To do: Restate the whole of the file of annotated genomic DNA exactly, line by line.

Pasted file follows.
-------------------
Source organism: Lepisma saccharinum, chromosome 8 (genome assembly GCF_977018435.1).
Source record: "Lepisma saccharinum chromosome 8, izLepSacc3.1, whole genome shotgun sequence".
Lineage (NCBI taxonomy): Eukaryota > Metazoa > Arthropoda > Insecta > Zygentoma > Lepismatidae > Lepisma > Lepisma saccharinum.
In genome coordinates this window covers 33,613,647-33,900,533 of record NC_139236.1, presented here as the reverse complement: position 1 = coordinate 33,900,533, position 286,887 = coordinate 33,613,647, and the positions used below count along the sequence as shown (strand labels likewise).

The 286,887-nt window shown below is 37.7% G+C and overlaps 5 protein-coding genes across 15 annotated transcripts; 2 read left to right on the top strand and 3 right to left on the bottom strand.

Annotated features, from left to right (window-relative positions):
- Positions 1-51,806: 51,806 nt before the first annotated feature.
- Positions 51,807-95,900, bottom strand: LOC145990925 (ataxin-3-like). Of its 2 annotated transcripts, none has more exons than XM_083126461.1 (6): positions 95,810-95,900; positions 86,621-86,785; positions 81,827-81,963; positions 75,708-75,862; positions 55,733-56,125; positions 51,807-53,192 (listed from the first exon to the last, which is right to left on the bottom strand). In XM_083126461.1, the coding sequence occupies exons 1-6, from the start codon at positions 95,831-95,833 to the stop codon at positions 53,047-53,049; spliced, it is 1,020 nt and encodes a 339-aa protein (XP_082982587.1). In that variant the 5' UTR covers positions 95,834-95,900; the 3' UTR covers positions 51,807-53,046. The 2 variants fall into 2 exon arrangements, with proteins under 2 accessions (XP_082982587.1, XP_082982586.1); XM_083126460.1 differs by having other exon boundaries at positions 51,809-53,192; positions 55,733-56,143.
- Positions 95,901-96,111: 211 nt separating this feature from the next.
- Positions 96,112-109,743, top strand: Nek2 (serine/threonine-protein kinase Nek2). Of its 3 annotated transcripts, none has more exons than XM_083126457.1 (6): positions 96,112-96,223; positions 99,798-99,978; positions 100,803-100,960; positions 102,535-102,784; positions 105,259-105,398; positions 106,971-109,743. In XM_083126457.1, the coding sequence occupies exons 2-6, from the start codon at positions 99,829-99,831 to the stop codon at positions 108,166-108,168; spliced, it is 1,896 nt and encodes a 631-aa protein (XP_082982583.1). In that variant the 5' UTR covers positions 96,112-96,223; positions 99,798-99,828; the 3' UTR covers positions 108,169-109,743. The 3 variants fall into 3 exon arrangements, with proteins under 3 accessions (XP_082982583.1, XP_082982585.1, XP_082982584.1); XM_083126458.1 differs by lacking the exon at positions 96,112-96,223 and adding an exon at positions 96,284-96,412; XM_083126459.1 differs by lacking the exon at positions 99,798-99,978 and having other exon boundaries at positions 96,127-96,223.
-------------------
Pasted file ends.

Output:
Source organism: Lepisma saccharinum, chromosome 8 (genome assembly GCF_977018435.1).
Source record: "Lepisma saccharinum chromosome 8, izLepSacc3.1, whole genome shotgun sequence".
Lineage (NCBI taxonomy): Eukaryota > Metazoa > Arthropoda > Insecta > Zygentoma > Lepismatidae > Lepisma > Lepisma saccharinum.
In genome coordinates this window covers 33,613,647-33,900,533 of record NC_139236.1, presented here as the reverse complement: position 1 = coordinate 33,900,533, position 286,887 = coordinate 33,613,647, and the positions used below count along the sequence as shown (strand labels likewise).

The 286,887-nt window shown below is 37.7% G+C and overlaps 5 protein-coding genes across 15 annotated transcripts; 2 read left to right on the top strand and 3 right to left on the bottom strand.

Annotated features, from left to right (window-relative positions):
- Positions 1-51,806: 51,806 nt before the first annotated feature.
- Positions 51,807-95,900, bottom strand: LOC145990925 (ataxin-3-like). Of its 2 annotated transcripts, none has more exons than XM_083126461.1 (6): positions 95,810-95,900; positions 86,621-86,785; positions 81,827-81,963; positions 75,708-75,862; positions 55,733-56,125; positions 51,807-53,192 (listed from the first exon to the last, which is right to left on the bottom strand). In XM_083126461.1, the coding sequence occupies exons 1-6, from the start codon at positions 95,831-95,833 to the stop codon at positions 53,047-53,049; spliced, it is 1,020 nt and encodes a 339-aa protein (XP_082982587.1). In that variant the 5' UTR covers positions 95,834-95,900; the 3' UTR covers positions 51,807-53,046. The 2 variants fall into 2 exon arrangements, with proteins under 2 accessions (XP_082982587.1, XP_082982586.1); XM_083126460.1 differs by having other exon boundaries at positions 51,809-53,192; positions 55,733-56,143.
- Positions 95,901-96,111: 211 nt separating this feature from the next.
- Positions 96,112-109,743, top strand: Nek2 (serine/threonine-protein kinase Nek2). Of its 3 annotated transcripts, none has more exons than XM_083126457.1 (6): positions 96,112-96,223; positions 99,798-99,978; positions 100,803-100,960; positions 102,535-102,784; positions 105,259-105,398; positions 106,971-109,743. In XM_083126457.1, the coding sequence occupies exons 2-6, from the start codon at positions 99,829-99,831 to the stop codon at positions 108,166-108,168; spliced, it is 1,896 nt and encodes a 631-aa protein (XP_082982583.1). In that variant the 5' UTR covers positions 96,112-96,223; positions 99,798-99,828; the 3' UTR covers positions 108,169-109,743. The 3 variants fall into 3 exon arrangements, with proteins under 3 accessions (XP_082982583.1, XP_082982585.1, XP_082982584.1); XM_083126458.1 differs by lacking the exon at positions 96,112-96,223 and adding an exon at positions 96,284-96,412; XM_083126459.1 differs by lacking the exon at positions 99,798-99,978 and having other exon boundaries at positions 96,127-96,223.